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Turnpike's Top Ideas on Display for Innovation Week

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The PA Turnpike was innovative from the get-go – it’s America’s First Superhighway, after all.

But how do you keep up that kind of trend after 83 years? Well, that’s the job of the Innovation Council, which has been finding fun and exciting ways to develop and foster ideas since 2015.  

Senior Engineer Project Manager and council co-chair Justina Wentling said one of the core tenets of the Innovation Council comes down to the old saying – “There is no such thing as a bad idea.” Every idea is worth examining, and co-chair and Manager of Procurement and Planning Karen Ruch finds some of the best ideas come from those who work on the highway day in and day out who may just know “how to build the better mousetrap.”

The council lends a hand in turning those great ideas into a reality, but members also strive to inspire the next big innovation. And what better way is there to do it than a game?

September marked the third year of the Innovation Council hosting its own version “Shark Tank.” Just like the television show of the same name, Shark Tank contestants come before a panel of judges and present their innovations and inventions, all in the name of boosting safety, improving traveler experience, finding income sources from areas other than tolls, and making the Turnpike the best it can be.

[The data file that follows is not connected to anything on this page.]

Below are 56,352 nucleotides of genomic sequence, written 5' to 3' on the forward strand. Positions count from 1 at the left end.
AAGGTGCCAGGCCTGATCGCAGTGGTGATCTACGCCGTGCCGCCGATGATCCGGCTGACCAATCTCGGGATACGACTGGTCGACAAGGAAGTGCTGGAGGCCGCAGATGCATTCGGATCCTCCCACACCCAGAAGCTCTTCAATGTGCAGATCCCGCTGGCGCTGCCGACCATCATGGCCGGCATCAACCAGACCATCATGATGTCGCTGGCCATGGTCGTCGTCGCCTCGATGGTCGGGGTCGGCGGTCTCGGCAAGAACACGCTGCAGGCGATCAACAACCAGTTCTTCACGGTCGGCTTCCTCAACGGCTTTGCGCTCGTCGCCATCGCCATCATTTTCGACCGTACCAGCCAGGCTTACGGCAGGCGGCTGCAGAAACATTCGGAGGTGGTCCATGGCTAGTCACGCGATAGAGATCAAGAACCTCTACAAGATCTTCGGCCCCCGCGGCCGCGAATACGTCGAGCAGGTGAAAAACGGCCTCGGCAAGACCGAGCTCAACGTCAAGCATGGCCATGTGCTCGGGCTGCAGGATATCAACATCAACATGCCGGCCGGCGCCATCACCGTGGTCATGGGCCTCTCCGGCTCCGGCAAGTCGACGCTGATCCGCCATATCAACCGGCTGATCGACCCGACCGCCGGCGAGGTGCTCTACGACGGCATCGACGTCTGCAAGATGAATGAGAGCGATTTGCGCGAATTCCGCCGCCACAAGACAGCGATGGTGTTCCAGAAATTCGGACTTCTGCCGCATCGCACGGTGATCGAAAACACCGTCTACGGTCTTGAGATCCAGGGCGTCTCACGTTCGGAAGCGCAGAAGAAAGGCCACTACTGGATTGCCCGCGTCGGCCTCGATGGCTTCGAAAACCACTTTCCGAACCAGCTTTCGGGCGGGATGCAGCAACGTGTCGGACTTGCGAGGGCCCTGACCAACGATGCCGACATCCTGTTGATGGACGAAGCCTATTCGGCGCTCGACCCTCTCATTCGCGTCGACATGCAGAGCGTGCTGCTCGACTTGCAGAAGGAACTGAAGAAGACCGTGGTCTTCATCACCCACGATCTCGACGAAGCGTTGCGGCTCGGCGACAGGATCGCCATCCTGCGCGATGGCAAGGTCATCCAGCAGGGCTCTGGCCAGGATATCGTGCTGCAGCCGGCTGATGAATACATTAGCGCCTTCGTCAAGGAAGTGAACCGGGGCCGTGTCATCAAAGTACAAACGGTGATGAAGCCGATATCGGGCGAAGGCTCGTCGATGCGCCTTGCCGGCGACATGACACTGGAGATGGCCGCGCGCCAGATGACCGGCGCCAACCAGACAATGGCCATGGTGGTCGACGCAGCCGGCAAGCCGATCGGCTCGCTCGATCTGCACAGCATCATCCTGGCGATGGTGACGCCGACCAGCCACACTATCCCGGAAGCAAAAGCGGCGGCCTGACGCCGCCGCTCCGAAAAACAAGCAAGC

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This year’s winners were Naomi Morris and Nate Bordner from Traffic Operations. Pictured above, they recently presented their idea for a Zinc Battery CCTV Pilot Project. Their idea took the top prize, but all ideas presented will be considered for implementation at the Turnpike. 

“The zinc battery will hook up to a CCTV camera that goes on any light fixture along our exit ramps or entrance ramps around the interchanges,” Bordner explained. “During the day, the camera is powered by the battery, and in the evening when the lights are on and there’s electricity going through the lights, it recharges the battery and runs the camera.”

Besides being economically and environmentally sound, both Morris and Bordner said their project is primarily about safety by providing enhanced camera coverage of the Turnpike and allowing crews to deploy to incidents faster with more situational awareness.

It’s one of 60-plus ideas that have come before the “sharks” in the last three years – and some have already been implemented, like an air horn used to alert distracted drivers of workers ahead and FotoKites to get an aerial view of highway incidents.



“Innovations aren’t always big, shiny pieces of technology,” Ruch noted. They can be simple, everyday fixes that make a world of difference. “I feel very proud of the commission for just the fact that the employees feel so empowered to come forward with their ideas.” 

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A panel of “sharks” take in the presentations during the PA Turnpike’s version of Shark Tank last week.